A.E.: If you happen to get a good professor, it is the greatest luck you can imagine. To me, the time spent studying with Elita Svikle at the Rozentāls School was very important.

D.B.: Who are your authorities in art?

A.E.: They change. At one time I was inspired by photographer Beat Streuli - looking at his photographs I was overcome with happiness and the desire to paint. At the moment I like David Hockney, also Edward Hopper... In portrait painting I am inspired by Elizabeth Peyton.

D.B.: How do you pick the subject of your paintings?

A.E.: I don't know. You could say perhaps that the subjects pick me, or something just as trite. There are moments when you're living your grey, mundane and uninspiring little life, or even your colourful, extraordinary and inspiring one, and everything just clicks into place and you get the feeling you've GOT IT!!!, which is accompanied by shivers of delight, restlessness and the conviction that everything is wonderful and possible. In a word, an imaginary painting has been born. And then comes the usual process of accumulation, capsulation, crystallisation and implementation.

D.B.: Is the presence of principles of academic painting important in your art?

A.E.: I don't precisely know what academic painting is - or I know it under a thousand different guises, most of which I find quite repulsive. The term itself, "academic painting", is not very attractive either, at least as a description levelled at me. It could perhaps be called objective painting instead. I avoid the term "realism", because it is even more pretentious and vague than "academism". What is important to me is that my paintings may be identified with reality, to a greater or lesser degree of relativity. So, to achieve this goal I use a wide array of painting resources, which can perhaps be termed academic. It has to be said that good art and good painting are not one and the same (even if we're speaking of paintings exclusively), and what I aim for isn't just pictorial (formal?) values, it is much more important to strive for that elusive and mystical art. For me, however, a large part of painting as a genre is missing what I would call pictorial intelligence. As I was copying a work by Ribera at the Hermitage in St Petersburg, I felt I would love to achieve that sort of serenity, and paint in that much detail, as thoroughly and deeply as artists were doing back then - just with a contemporary feel. But then I realised I wasn't quite suited to that, and the idea of single-session portraits logically followed from that...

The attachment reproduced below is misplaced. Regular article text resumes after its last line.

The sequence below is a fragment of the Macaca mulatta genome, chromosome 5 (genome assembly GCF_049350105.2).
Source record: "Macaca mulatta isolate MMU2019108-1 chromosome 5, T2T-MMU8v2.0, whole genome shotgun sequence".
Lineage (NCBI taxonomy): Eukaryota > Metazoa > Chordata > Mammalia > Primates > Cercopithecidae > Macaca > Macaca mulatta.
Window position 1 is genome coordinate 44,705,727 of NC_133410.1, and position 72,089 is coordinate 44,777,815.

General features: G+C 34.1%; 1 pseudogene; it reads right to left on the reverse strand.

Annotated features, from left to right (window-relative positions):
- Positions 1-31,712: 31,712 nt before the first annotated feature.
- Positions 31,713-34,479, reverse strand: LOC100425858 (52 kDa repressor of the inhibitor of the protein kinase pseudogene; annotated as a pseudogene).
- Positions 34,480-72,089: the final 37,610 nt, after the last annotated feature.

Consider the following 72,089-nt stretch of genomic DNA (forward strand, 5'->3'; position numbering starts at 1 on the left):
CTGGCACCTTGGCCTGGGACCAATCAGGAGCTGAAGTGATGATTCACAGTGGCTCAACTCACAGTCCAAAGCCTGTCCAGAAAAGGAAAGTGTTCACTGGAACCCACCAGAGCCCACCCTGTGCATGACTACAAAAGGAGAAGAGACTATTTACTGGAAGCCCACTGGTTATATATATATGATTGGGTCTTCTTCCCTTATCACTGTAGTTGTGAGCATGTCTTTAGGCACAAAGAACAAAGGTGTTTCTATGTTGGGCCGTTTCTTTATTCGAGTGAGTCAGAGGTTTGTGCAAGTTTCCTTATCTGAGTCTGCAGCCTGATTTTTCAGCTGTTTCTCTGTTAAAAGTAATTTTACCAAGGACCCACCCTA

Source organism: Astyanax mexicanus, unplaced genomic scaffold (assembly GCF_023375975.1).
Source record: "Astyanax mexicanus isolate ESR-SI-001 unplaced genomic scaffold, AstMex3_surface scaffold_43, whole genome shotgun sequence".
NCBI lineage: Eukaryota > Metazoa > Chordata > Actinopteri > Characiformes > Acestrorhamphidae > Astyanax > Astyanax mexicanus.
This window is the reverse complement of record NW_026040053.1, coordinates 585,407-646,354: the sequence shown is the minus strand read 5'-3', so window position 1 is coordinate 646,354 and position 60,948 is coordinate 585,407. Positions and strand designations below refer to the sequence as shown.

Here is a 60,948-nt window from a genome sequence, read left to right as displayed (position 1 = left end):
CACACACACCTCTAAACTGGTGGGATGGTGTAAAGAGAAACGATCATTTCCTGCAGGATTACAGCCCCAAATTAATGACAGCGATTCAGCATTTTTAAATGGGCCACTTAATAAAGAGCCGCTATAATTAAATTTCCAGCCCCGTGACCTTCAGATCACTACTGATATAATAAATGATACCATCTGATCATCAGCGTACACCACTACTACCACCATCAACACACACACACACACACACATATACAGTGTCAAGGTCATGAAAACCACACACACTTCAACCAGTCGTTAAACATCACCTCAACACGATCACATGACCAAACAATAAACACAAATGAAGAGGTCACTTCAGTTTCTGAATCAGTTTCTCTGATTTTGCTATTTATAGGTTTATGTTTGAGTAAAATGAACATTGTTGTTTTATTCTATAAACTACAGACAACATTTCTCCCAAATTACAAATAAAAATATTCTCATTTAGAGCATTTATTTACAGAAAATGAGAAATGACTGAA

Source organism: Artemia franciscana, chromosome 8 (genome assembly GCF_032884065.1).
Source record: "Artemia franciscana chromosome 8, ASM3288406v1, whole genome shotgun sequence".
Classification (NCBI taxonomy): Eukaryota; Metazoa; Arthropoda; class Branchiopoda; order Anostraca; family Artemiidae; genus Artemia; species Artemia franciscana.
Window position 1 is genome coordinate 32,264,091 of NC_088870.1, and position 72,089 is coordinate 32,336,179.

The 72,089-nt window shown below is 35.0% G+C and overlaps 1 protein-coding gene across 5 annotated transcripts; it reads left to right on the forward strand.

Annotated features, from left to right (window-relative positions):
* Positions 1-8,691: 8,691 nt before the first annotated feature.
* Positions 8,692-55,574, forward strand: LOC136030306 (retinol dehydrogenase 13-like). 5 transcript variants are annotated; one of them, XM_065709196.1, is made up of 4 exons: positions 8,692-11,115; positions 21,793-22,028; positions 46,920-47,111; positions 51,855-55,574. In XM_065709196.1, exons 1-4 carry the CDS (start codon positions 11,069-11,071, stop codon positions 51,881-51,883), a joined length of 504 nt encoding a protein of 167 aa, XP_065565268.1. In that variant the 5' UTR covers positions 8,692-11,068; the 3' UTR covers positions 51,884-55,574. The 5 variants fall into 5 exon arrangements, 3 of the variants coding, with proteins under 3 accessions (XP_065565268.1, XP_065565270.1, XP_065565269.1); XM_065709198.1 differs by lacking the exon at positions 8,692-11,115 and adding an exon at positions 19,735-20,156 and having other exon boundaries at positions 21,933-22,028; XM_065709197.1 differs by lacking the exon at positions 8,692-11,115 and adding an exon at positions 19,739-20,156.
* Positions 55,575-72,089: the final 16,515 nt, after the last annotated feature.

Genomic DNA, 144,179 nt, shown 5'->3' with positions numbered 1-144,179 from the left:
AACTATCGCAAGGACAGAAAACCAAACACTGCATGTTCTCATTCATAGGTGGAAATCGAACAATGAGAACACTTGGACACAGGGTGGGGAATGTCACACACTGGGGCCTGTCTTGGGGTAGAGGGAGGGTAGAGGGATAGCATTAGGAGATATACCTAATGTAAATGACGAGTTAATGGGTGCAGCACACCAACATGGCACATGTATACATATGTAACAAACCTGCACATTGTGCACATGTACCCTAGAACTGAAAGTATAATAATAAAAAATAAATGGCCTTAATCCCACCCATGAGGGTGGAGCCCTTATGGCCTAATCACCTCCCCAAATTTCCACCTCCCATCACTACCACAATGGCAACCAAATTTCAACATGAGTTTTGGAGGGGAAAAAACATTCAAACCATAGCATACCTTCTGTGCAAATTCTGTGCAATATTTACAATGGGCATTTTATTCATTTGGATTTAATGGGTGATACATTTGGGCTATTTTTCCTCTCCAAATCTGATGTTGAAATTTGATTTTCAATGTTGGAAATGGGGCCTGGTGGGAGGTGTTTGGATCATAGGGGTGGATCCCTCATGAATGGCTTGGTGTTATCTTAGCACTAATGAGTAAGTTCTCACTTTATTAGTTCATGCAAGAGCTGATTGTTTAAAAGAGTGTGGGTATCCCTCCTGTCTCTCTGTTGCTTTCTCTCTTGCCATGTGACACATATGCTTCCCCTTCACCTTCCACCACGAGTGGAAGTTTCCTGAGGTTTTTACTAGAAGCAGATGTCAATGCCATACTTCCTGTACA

D.B.: Tell me about your period of portrait painting - why did you take it up? How did it start?

A.E.: This is how it went. I had completed my work on a series of studies of Beat Streuli, on which I had spent almost six months. It was certainly a great process, but it reaffirmed my belief that painting is best done "live": if you need a scene of mundane urban life, you must close off a street, stop all the people and buses, and paint away. As I was entertaining these thoughts, I was invited to take part in a rather quaint but informal painting session in Berlin. And there, as a result of some chain of causes and effects, it so happened that I had to paint a portrait of a hotel employee over the course of one evening, in a single session. So that was how it was done, and right then everything clicked into place again and all the green lights went on. I can't explain it in any more detail, but at that moment I realised I had to paint a series of these portraits, which would help me to narrate the Truth.

Andris Eglītis. Painting Nr. 12. 2003
D.B.: Photorealism - to what extent do you relate it to your art? Have you had any conscious thoughts on this mode of expression?